Damage to woodshop if it freezes

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I have to point out that the above is utter nonsense. It ain't right, it ain't wrong. It's a *meaningless* assertation -- too many 'critical details' left unstated.
How much of a temperature differential between inside the cabinet, and outside of it, is a function of the thermal transmission characteristics of the cabinet (i.e. the 'insulation').
_What_ the inside temperature will be is thus a function of both the transmission characteristics (insulation), *and* the 'outside' temperature.
In "Northern" climes, in a poorly-insulated, free-standing outbuilding, with even R-19 insulation(say), on the cabinet itself, 100 watts is *not* at all likely to be adequate under severe conditions. Ditto for an unheated _attached_ garage.
In extreme environments, I've known folks to use an upright freezer, with _several_ hundred watts of heating in it. Usually in the form of several 'banks', each of which kick on at slightly lower 'inside' temperatures.
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Of course -20 F isn't extreme, nor is 46 20 north, but a 60 watt bulb keeps the 1/4 hose to the pressure switch on my pump from freezing inside an uninsulated, unheated shed if I put a tarp over the pump. If it burns out - hair dryer time.
Oil-based finishes can suffer coagulation in freezing temperatures, too. Only things in the garage at my house are a spare 5 gallons of diesel and gas for the snowblower.
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Probably depends on where you live. I live in central Texas and have an unheated garage that is 9x19. I have 3 100 watt light bulbs that heat the entire shop on most winter days.
For the cold nights, I turn on one of those electric radiators that has a "no freeze" thermostat setting. It seems relatively safe and keeps the shop above 40 degrees without much trouble.
Mark
wrote:

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Tim wrote:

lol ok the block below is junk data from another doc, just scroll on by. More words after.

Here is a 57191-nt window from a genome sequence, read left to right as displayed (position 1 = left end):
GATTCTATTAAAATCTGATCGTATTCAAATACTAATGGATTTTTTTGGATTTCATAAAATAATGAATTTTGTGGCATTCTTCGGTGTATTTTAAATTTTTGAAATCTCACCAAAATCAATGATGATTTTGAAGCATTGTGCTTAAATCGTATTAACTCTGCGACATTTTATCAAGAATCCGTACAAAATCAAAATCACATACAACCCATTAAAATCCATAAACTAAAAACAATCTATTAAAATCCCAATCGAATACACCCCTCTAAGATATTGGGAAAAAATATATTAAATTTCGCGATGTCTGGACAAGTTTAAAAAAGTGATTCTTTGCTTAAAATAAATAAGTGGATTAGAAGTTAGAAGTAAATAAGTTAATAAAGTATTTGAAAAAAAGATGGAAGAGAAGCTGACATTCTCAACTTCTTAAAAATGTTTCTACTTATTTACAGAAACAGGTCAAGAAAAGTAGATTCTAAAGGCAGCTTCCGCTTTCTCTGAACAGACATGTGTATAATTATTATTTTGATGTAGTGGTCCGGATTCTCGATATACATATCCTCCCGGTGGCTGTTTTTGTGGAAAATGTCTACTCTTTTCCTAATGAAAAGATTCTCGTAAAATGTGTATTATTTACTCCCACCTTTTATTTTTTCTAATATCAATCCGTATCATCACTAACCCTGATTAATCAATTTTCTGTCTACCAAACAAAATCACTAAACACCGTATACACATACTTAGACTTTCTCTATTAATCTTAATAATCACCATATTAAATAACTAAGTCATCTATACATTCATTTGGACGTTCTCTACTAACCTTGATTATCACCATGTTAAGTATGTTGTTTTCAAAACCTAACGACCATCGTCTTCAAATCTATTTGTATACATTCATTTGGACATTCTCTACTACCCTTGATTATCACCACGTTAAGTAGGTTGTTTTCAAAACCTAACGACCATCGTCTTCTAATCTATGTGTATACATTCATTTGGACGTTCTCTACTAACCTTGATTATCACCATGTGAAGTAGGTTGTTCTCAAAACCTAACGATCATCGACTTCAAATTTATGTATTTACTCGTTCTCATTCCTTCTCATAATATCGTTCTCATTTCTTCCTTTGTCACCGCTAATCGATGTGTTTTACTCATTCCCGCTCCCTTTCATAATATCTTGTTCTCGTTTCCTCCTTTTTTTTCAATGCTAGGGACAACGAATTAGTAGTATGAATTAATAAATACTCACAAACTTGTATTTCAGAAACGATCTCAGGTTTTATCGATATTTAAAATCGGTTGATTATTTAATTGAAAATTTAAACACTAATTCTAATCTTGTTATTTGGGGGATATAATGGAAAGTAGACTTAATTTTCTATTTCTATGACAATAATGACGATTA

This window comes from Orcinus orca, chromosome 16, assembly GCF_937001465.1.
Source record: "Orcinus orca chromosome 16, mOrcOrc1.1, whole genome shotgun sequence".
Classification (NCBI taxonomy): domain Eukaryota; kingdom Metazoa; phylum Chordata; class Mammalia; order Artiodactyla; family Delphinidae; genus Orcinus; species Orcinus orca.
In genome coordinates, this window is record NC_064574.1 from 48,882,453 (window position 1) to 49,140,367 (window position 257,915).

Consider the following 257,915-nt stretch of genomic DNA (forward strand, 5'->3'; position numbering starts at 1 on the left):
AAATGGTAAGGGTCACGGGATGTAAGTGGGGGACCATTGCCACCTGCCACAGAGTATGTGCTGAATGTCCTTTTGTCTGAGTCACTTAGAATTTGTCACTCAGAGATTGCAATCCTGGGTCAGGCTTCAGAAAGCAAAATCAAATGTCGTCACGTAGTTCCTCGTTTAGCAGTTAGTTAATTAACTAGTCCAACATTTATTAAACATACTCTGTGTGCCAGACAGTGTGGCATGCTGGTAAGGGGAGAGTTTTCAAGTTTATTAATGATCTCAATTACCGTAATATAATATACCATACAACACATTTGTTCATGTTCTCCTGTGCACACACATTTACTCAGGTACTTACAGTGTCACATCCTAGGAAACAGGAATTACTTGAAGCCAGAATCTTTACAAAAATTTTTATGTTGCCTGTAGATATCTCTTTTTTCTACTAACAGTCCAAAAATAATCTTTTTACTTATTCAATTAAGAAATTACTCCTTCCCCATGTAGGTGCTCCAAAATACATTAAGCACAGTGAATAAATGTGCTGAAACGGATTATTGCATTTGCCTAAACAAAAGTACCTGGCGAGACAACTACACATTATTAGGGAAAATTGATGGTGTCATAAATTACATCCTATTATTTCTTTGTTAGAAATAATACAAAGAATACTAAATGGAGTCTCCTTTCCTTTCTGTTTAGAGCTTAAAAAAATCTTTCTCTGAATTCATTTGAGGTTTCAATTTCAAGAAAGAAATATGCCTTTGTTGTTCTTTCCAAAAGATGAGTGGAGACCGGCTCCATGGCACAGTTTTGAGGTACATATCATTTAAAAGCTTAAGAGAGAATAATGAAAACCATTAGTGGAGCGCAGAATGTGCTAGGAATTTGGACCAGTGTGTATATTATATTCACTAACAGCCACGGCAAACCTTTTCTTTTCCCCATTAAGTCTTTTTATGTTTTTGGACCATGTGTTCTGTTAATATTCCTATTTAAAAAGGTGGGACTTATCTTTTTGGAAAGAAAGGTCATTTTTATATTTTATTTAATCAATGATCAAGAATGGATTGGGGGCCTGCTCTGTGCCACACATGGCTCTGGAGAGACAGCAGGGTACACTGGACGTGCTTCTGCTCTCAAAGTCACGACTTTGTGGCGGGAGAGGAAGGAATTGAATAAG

Where are you charging these things? The surface of Venus? :)
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wrote:

This is only the second year that my shop is heated 24/7...although I only keep it set at 45 degrees ...until I actually walk in the door...Still evaluating the costs however....Last winter the bill was about 160 bucks for the winter...not that bad. in my opinion
Prior to that...the last 25 years or so it was completely unheated until I walked in the door and fired up the Ready heater...smelly noisy Kero type...
BUT I really never had a problem... rust from condensation being the biggest problem..especially on stored band saw blades...
I kept my glue etc inside a wall mounted cabinet that I had installed a single 25 watt light bulb inside ...kept it warm enough so the glue would not freeze...
Bob Griffiths
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wrote:

One other thing that I always worry about is the cords and plastic casings on cheaper tools. If you've got a rubber cord, it stays pliable, but when I was moving the weekend before last, my power strips were so stiff that I could hold them straight out by the end of the plug, and some of my less expensive tools were having the same issues. I was very careful packing them, so there wasn't a problem, but I imagine that if I had tried to use any of them, those cords would've cracked right open. I also lost a plastic knob on my router when I set it on the tablesaw- dang thing was so cold that it cracked right off. While the temp was pretty extreme (-25f), it still would make a me a little leery of using my tools until they were warmed up above freezing.
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